Business casual is the recommended attire for most presentations. Casual clothing such as jeans,
shorts, and t-shirts are strongly discouraged at presentations and office hours. Wear clothes that are
appropriate for a business environment. When in doubt, more formal is safer.

5 Let each person have a chance to speak.

You are being evaluated on your social acumen. Good social acumen is a balance of assertiveness as
well as deference to others. Don't feel as if the presentation is the only opportunity to network. You
can continue to network afterwards.
The Evening MBA Association would like to extend a warm welcome to the in-
6 Eat and drink in moderation.
coming class for Winter 2006.
Consuming in moderation facilitates social interaction. Remember, this is not dinner. When there is
alcohol, always be aware of your intake. Do not eat food at a presentation that you did not attend. Do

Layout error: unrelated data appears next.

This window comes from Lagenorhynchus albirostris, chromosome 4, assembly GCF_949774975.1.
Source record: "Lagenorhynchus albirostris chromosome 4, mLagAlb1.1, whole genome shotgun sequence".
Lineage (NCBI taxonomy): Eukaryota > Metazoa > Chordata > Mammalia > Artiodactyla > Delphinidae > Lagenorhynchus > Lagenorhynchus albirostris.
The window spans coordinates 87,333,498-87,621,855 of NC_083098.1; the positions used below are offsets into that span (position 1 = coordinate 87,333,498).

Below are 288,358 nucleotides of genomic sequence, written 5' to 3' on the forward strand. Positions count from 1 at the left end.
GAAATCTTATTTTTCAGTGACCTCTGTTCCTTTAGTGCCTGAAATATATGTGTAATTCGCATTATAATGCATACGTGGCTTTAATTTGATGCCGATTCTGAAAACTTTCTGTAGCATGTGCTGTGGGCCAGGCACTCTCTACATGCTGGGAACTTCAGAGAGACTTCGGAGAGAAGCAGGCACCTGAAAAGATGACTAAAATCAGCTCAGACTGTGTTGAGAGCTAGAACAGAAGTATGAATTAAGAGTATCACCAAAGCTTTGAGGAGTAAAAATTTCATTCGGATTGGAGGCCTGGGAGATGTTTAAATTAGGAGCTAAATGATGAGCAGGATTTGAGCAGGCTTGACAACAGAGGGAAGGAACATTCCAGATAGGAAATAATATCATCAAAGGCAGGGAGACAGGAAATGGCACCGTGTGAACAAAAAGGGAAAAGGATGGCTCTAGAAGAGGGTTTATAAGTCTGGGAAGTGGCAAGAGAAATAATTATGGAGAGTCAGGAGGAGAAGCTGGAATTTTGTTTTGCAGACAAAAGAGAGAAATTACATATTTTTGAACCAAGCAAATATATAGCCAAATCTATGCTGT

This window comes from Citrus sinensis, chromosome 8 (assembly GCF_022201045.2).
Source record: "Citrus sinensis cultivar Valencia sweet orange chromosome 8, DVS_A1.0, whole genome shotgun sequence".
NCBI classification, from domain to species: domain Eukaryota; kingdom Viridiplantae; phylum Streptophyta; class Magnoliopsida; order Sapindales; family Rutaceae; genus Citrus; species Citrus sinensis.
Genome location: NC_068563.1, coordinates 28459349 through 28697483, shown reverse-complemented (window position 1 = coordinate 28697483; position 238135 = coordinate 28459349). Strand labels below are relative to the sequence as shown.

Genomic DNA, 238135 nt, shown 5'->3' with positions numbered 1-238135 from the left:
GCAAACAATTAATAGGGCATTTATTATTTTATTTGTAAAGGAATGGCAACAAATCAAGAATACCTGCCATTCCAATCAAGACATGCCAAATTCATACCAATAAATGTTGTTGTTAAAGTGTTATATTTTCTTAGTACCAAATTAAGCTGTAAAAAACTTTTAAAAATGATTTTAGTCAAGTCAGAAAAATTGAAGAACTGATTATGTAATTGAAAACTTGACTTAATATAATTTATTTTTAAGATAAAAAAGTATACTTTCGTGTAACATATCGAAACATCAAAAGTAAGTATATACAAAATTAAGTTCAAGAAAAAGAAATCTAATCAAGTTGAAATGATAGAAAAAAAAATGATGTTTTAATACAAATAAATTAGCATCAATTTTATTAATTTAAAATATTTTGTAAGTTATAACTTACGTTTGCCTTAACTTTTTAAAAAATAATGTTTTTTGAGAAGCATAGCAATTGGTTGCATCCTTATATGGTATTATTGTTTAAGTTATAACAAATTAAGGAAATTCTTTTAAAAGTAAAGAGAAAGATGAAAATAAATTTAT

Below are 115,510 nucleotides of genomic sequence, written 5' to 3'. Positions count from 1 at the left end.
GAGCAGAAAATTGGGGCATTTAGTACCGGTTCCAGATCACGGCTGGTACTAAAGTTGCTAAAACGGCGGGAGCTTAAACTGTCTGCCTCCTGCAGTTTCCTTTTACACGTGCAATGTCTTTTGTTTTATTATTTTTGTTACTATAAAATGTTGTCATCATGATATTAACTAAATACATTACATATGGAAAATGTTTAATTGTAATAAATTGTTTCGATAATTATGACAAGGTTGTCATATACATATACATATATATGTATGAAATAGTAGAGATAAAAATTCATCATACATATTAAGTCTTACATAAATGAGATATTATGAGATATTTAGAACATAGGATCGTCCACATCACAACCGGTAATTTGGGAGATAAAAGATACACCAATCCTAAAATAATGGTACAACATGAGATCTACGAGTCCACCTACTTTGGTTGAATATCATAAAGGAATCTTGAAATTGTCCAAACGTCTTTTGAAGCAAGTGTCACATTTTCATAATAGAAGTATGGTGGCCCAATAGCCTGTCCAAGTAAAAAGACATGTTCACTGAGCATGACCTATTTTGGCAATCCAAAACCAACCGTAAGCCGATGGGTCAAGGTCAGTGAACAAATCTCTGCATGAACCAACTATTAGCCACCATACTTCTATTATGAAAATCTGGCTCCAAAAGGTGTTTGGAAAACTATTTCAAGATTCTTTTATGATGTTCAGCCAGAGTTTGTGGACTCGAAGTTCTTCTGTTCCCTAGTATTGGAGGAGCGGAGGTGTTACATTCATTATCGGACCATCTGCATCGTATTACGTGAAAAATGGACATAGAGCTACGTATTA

not attend presentations just to eat food.
We hope you have a fruitful and stimulating experience here at Ross. We’re
looking forward to seeing you at some of the Evening MBA events.
- Treat any contact with a recruiter as if you are being evaluated. (because you are)

- Read and follow the guidelines above.

- Students who observe inappropriate behavior should respectfully point out to the other that such behavior has
taken place.

Rosalinda (Rosie) Givens

Rosie’s Corner
Program Associate
Evening MBA Program
Stephen M. Ross School of Business
University of Michigan
Room #E2612
Telephone: 734-763-7233

Hello Evening MBAs!

Verify your “E-Mail Forwarding Address” please:

As you know, I send e-mails to all Evening MBAs and also receive undeliverable e-mails. Here's the link to ITCS's
web page on email forwarding:

Course Locations:
Some of you will be taking classes in the Fall at the Oakland County or Town Center classroom. Please note that
Oakland County hours are ONLY when there are classes. The classroom is located in the 3000 Building, Suite 82,
Southfield, MI. 48075.

For directions to Commerce Park, Ann Arbor and Oakland County/Town Center classroom, please copy and paste
the following link:

Please copy and paste the Town Center Website that also provides directions.